The point that I am making, and there are quite a few political observers like me, is that the BJP seems to be a confused party as to where exactly it stands. I doubt whether there will be many among the present day leaders of the Party who believe in the term “Gandhian Socialism. It is like asking the Congress members to wear Khadi, shun acquiring property and giving up drinking alcohol as per the norms prescribed by the Congress constitution. But then, no BJP leader, if I am not wrong, has ever questioned the party’s socialist commitment. And that, in turn, could be attributed to the fact that more often than not the BJP leaders display a streak of inferiority complex in them; they are not confident of their strength and genuine supporters and will go to any extent of earning a few good words from their political enemies, most of whom are of the left of the centre thoughts—ranging from the Congress to Maoists.
In my considered view, the lack of self-belief is the principal reason why the BJP, the principal opposition party of India, has been utterly ineffective in capitalising the people’s anger over issues such as unending price rise, rampant corruption, terrorism, Maoism, foreign policy debacles and deteriorating regional environment against one of the most lackluster governments in independent India’s history. And when you have no belief in your capacity and concrete visions, you will only think of your personal positions and power and end up in inner-party fighting and intrigues. No wonder why one often hears in the political corridors in Delhi that some of the stalwarts of the BJP are the best friends of the Congress, indeed.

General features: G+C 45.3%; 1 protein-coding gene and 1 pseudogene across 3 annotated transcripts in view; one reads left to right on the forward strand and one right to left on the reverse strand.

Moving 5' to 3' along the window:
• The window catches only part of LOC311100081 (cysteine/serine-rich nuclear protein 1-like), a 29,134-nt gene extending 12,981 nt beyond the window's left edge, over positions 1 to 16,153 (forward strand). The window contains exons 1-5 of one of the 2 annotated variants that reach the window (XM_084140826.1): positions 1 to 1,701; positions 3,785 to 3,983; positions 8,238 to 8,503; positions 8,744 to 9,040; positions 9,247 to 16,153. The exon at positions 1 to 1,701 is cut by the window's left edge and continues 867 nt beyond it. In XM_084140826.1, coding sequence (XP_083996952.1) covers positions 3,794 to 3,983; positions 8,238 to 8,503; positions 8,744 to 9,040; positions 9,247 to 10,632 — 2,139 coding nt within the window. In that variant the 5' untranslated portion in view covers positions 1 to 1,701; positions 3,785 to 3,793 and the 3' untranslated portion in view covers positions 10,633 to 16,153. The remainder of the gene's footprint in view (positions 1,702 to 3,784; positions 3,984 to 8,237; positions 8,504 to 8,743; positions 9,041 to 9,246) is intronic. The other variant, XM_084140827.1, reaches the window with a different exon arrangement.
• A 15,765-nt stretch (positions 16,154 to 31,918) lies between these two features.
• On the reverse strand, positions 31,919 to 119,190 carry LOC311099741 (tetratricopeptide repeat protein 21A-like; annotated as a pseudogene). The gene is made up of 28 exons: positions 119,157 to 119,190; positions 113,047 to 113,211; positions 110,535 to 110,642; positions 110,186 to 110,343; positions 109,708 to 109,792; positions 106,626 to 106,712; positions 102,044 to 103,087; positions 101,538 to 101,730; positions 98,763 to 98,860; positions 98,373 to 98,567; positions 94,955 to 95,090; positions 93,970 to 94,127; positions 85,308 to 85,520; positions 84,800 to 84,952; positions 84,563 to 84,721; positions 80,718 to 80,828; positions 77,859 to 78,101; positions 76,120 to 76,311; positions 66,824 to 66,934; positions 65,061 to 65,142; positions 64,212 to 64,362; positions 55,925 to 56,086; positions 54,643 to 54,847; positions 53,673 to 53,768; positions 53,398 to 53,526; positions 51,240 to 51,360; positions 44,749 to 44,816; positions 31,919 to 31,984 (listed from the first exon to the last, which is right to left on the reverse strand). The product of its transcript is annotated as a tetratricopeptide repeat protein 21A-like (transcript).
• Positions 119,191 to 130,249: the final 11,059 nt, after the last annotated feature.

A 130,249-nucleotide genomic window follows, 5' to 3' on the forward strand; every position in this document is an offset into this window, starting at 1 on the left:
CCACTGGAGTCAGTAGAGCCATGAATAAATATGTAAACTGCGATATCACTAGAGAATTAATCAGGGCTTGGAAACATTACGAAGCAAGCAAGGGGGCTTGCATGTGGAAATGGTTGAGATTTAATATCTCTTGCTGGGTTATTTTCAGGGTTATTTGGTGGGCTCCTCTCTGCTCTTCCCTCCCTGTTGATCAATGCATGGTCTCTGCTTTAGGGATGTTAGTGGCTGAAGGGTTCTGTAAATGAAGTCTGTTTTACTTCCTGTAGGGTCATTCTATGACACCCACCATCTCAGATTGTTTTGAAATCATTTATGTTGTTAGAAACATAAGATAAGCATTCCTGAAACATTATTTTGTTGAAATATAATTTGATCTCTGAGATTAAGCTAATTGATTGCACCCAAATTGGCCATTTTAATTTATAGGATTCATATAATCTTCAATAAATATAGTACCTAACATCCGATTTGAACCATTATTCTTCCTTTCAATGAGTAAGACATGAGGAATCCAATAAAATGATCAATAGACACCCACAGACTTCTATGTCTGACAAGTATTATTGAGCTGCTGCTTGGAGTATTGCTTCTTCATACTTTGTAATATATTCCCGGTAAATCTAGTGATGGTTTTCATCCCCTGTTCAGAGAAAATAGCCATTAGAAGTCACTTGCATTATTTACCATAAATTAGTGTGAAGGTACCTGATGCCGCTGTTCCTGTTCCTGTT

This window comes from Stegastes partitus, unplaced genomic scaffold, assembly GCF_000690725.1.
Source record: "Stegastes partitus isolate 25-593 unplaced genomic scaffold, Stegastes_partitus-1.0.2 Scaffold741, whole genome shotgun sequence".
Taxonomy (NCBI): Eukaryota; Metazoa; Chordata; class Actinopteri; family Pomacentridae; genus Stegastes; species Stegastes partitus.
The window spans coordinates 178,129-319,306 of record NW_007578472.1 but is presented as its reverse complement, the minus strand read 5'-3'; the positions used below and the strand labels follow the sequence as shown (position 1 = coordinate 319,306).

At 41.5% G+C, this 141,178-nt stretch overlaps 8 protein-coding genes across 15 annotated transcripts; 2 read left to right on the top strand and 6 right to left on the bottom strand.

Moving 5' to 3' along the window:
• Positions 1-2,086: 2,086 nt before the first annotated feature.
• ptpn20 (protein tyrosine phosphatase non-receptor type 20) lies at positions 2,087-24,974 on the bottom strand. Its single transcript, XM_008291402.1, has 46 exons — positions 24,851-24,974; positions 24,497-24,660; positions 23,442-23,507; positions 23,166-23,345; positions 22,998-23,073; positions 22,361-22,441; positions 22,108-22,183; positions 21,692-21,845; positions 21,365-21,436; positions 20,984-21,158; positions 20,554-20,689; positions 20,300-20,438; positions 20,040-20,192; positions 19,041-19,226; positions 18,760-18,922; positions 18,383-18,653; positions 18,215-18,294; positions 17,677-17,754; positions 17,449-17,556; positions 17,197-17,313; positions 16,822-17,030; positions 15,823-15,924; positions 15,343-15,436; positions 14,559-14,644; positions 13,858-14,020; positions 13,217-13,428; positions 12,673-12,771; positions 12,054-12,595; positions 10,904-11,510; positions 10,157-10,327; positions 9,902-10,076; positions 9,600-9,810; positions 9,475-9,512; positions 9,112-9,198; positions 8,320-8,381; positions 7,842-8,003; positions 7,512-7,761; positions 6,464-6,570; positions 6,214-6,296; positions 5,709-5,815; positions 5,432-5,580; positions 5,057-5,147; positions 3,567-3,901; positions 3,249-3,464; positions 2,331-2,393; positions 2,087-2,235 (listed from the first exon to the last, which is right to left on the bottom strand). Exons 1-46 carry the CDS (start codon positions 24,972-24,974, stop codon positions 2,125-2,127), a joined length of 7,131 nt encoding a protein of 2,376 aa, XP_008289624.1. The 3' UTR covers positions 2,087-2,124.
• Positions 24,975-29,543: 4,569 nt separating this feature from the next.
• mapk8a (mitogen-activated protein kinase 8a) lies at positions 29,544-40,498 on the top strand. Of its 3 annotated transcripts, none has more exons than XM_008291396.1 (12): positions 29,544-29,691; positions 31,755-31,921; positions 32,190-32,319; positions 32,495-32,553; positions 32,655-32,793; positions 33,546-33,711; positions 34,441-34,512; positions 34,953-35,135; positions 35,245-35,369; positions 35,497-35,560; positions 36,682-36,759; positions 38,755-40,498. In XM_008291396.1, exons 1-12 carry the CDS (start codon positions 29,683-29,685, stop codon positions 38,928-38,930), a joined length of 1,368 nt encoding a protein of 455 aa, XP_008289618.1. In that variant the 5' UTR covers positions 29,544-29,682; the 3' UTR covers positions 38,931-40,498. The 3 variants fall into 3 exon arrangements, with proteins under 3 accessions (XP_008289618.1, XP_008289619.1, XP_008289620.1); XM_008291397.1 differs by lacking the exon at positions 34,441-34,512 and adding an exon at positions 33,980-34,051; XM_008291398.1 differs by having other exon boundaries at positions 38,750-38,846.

With Atal Behari Vajpayee retiring and LK Advani losing the magic and reverence he once possessed, the BJP may have many talented second-generation leaders, but none of them, busy as they are with infightings and intrigues, have been able to present before the country an alternate vision. There is no more a Vajpayee who once dared to debate on India opting for a Presidential form of government. One does not hear these days Advani going deeper into the national issues and suggesting reforms in our electoral system, including financing of political parties. I do not think Vajpayee and Advani of yesteryears ever indulged in the so-called identity politics—the politics over caste, community and creed. But look at the BJP today. It supports caste-based reservations and census. It also supports the so-called Women Reservations Bill, which is one of the most absurd and anti-democratic measures that will automatically result in two-thirds of incumbent members of the legislatures—one third women and one third men—being forcibly unseated in every general election, thus jeoparadising the possibility of sensible planning to contest and nurture a political constituency.